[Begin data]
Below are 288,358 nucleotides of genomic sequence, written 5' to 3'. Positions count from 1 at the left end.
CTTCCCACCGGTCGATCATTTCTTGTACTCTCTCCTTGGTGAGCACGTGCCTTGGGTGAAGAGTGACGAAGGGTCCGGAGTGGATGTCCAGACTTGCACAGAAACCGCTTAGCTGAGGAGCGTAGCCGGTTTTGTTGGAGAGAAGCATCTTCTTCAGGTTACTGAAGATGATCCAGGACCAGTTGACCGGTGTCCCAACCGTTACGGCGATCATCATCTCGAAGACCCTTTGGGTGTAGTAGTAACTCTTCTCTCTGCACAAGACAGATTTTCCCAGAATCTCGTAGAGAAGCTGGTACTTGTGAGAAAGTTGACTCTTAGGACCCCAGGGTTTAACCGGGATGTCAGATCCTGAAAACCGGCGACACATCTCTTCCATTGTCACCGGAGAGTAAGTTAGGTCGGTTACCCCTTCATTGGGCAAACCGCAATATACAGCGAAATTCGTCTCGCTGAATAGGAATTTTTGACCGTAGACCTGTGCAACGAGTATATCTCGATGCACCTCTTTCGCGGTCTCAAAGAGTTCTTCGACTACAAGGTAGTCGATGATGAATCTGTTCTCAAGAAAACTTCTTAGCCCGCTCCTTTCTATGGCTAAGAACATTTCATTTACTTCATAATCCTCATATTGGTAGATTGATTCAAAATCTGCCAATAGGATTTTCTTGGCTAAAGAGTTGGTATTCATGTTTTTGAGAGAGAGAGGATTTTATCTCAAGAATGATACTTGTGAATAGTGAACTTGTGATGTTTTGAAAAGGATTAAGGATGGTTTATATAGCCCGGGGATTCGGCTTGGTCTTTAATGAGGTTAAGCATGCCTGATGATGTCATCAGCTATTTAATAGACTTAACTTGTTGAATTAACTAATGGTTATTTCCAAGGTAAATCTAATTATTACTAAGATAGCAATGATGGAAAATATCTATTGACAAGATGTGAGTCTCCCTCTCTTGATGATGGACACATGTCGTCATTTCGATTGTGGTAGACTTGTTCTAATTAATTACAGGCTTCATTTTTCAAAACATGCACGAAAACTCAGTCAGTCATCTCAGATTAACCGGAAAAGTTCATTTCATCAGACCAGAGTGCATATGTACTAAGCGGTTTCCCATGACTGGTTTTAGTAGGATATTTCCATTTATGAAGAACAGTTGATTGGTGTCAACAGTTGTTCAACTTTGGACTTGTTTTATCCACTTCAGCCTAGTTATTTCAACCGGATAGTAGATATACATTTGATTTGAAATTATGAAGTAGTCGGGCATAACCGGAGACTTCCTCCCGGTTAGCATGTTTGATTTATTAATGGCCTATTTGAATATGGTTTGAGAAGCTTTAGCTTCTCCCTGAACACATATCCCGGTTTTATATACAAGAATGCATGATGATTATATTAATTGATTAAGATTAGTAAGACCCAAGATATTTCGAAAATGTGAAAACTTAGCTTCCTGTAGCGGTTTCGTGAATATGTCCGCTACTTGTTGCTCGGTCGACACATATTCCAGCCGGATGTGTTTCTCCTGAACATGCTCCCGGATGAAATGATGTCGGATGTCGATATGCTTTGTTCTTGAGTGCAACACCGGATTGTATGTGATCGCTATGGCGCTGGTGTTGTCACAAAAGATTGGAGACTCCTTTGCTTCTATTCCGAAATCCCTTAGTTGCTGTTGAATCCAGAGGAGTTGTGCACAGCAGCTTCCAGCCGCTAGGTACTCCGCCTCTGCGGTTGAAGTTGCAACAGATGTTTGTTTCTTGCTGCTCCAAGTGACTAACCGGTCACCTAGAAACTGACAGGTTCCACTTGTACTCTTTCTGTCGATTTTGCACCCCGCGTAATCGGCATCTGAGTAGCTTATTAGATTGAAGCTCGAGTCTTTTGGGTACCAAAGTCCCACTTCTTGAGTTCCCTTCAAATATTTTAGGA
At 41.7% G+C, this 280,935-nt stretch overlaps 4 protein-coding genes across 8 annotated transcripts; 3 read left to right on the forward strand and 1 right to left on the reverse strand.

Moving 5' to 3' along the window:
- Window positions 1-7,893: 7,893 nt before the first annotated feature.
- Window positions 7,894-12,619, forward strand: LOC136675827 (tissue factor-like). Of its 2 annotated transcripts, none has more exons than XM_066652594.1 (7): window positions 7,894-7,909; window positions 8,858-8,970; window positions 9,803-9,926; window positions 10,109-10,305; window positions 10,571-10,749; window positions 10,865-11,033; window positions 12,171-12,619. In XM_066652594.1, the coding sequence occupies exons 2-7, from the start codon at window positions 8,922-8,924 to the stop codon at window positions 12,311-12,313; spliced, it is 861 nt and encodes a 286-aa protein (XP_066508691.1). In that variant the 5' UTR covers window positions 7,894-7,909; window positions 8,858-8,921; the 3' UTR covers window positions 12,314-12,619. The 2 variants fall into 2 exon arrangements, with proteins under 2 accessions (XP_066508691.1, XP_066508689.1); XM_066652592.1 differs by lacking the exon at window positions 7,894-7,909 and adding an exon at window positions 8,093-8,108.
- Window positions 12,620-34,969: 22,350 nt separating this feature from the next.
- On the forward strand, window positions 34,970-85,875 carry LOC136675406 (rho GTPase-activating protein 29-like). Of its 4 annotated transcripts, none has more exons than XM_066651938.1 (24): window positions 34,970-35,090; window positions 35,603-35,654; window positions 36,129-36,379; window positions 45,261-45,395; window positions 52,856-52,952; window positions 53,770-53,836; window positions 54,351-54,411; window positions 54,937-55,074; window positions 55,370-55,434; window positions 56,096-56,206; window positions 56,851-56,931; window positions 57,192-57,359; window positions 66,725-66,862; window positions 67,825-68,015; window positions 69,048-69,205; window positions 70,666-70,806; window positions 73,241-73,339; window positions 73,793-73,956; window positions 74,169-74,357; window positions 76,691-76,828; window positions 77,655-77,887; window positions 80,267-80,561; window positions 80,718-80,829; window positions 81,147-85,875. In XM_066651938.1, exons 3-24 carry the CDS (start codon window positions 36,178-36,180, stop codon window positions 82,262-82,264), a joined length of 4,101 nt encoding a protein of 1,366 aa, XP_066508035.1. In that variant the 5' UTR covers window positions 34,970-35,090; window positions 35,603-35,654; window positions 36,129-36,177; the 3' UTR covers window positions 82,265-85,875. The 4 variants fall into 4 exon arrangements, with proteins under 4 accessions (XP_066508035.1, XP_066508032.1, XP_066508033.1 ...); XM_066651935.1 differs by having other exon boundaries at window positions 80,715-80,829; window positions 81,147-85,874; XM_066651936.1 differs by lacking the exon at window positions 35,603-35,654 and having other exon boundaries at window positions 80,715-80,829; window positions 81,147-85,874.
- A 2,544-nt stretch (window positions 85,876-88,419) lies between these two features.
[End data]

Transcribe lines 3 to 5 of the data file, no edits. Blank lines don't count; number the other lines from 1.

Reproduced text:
At 41.7% G+C, this 280,935-nt stretch overlaps 4 protein-coding genes across 8 annotated transcripts; 3 read left to right on the forward strand and 1 right to left on the reverse strand.

Moving 5' to 3' along the window:
- Window positions 1-7,893: 7,893 nt before the first annotated feature.